Portion size: review and framework for interventions
© Steenhuis and Vermeer; licensee BioMed Central Ltd. 2009
Received: 2 February 2009
Accepted: 21 August 2009
Published: 21 August 2009
The prevalence of overweight and obesity has increased. A strong environmental factor contributing to the obesity epidemic is food portion size. This review of studies into the effects of portion size on energy intake shows that increased food portion sizes lead to increased energy intake levels. Important mechanisms explaining why larger portions are attractive and lead to higher intake levels are value for money and portion distortion. This review also shows that few intervention studies aiming to reverse the negative influence of portion size have been conducted thus far, and the ones that have been conducted show mixed effects. More intervention studies targeted at portion size are urgently needed. Opportunities for further interventions are identified and a framework for portion size interventions is proposed. Opportunities for intervention include those targeted at the individual as well as those targeted at the physical, economic, political and socio-cultural environment.
Overweight and obesity are increasing problems in western societies. Environmental factors contribute to the obesity epidemic  by promoting energy intake and limiting opportunities for energy expenditure . A strong environmental factor influencing energy intake is food portion size [3–6]. Although research on the actual development of portion sizes is limited, it is clear that portion sizes have increased over the past decades [7–11]. Studies have been conducted in the United States [7–10] and in Denmark . These studies show that, since the 1970s, portion sizes of especially high energy-dense foods, eaten inside as well as outside the home, have increased. This accounts for both amorphous foods and foods served in units . Fast-food restaurants, for example, have shown a trend over the last decades to supersize their portions, and have introduced large and mega meals [9–11]. Another example is the increased package sizes of products sold in supermarkets, such as sugar-sweetened beverages .
Food portions in the United States tend to be larger than in Europe. However, in Europe, portion sizes have also increased [5, 10, 11]. Increased portion sizes may lead to increased energy intake levels. Studies on interventions that aim to reverse this trend are scarce, and urgently needed. In this article, firstly we review the effects of portion size on energy intake, followed by possible explanations for this relationship. Next, we assess the currently available interventions and their effectiveness. To conclude, we identify further opportunities for interventions aimed at portion size and propose a framework for portion size interventions.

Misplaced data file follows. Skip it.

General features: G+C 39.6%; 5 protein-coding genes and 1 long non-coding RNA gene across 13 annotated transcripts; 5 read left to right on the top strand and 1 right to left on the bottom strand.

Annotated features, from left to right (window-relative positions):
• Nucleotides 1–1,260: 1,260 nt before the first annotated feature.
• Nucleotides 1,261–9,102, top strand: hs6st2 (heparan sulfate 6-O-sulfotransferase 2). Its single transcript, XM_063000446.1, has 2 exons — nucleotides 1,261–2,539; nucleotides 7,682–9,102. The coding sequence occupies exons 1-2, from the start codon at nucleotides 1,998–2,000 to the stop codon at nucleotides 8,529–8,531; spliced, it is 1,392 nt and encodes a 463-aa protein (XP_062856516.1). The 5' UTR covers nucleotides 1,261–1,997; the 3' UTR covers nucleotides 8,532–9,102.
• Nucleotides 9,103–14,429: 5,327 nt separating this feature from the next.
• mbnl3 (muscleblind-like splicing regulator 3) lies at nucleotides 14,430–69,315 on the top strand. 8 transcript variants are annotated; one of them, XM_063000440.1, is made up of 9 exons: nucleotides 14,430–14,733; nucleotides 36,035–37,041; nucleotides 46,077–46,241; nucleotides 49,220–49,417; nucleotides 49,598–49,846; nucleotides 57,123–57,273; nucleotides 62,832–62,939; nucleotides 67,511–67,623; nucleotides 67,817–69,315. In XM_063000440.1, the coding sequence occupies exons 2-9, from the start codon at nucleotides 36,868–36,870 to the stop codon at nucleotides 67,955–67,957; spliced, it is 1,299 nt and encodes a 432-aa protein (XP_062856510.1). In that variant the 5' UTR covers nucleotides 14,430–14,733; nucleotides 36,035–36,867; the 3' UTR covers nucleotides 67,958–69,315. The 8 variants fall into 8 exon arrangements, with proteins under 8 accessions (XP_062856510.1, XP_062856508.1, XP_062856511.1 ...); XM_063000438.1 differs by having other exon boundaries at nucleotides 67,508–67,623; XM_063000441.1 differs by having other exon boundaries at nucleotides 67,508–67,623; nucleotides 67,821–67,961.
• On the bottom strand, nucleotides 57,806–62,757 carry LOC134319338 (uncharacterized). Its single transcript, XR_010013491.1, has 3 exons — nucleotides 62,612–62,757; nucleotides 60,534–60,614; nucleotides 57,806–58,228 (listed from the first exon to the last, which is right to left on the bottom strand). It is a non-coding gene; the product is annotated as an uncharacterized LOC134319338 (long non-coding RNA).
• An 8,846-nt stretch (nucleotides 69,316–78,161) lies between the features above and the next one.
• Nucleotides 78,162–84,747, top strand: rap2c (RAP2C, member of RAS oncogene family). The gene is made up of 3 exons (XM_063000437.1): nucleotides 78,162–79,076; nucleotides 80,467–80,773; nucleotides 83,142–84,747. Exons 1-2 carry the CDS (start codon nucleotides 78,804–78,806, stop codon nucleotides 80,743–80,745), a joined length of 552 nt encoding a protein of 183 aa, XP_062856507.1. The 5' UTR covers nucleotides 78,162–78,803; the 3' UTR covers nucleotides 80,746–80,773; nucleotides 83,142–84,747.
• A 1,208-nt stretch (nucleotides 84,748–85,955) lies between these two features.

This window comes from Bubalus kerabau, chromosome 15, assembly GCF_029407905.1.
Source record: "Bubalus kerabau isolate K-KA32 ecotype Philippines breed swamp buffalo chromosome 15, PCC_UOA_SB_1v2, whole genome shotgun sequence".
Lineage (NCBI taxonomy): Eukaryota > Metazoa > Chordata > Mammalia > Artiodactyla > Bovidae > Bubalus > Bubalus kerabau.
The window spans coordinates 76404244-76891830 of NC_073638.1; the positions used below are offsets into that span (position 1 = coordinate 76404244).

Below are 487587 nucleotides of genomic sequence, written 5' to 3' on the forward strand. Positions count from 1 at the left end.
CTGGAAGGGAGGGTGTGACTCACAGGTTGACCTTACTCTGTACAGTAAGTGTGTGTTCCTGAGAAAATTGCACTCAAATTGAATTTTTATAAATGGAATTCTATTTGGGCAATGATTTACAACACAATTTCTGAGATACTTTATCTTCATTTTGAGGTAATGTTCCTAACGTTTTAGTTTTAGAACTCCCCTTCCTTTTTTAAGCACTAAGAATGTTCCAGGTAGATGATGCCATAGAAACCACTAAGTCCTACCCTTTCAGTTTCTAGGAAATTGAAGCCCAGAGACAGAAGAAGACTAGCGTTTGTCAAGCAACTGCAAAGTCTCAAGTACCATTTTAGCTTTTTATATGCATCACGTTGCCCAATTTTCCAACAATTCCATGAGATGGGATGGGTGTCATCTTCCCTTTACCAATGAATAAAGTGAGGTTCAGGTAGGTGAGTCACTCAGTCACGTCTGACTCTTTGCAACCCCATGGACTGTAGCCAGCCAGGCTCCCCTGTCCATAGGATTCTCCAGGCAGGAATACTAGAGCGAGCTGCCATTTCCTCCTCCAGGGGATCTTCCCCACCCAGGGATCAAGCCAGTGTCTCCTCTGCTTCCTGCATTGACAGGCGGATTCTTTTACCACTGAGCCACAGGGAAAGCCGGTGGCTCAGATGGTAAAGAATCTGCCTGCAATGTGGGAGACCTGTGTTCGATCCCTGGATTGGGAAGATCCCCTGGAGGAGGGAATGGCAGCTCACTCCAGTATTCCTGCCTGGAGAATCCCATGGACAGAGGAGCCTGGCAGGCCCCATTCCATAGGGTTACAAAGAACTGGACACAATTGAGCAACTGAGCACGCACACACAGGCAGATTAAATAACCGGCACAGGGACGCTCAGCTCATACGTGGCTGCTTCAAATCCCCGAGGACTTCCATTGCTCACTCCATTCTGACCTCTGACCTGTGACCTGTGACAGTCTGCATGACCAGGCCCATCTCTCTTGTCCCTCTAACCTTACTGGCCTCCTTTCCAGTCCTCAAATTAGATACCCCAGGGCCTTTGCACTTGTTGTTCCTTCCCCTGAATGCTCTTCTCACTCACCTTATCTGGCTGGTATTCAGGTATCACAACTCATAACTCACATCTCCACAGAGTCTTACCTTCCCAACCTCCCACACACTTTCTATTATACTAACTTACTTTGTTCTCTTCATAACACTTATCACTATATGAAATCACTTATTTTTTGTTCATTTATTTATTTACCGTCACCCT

For this review, firstly we asked: What is the effect of portion size on energy intake? Secondly, we assessed the effects of currently available portion size interventions on food intake. Studies were identified using the PUBMED database, the Cochrane Library and the Web of Science (ISI). The following keywords were used for the first question: 'portion size'; 'energy intake'; 'food intake'; and 'food consumption'. For the second part, the keywords 'portion size'; 'intervention'; or 'programme' were used. Furthermore, studies were also identified based on references of the found articles.
Inclusion and exclusion criteria
Only studies with adults as research population were included in this review. However, intervention studies with a mixed study sample, but consisting mainly of adults, were also included. Studies with less than 20 subjects were excluded in all cases. Food intake had to be an outcome measure of the study to be included in the review. More specifically, food intake of the product whose portion size was manipulated had to be an outcome measure (for example, instead of only the food intake of a non-manipulated subsequent meal). In addition, for the second part, intervention studies that used food selection as an outcome measure were also included.
For the first question, studies varying only the package format and not the actual portion size were excluded (for example 30 grams in a small package versus 30 grams in a large package). Regarding study design, between subjects designs were included as well as within subjects cross-over designs for the first research question. Since studies into the effectiveness of interventions aimed at portion size are very scarce, no further requirements were defined regarding research design for the second question.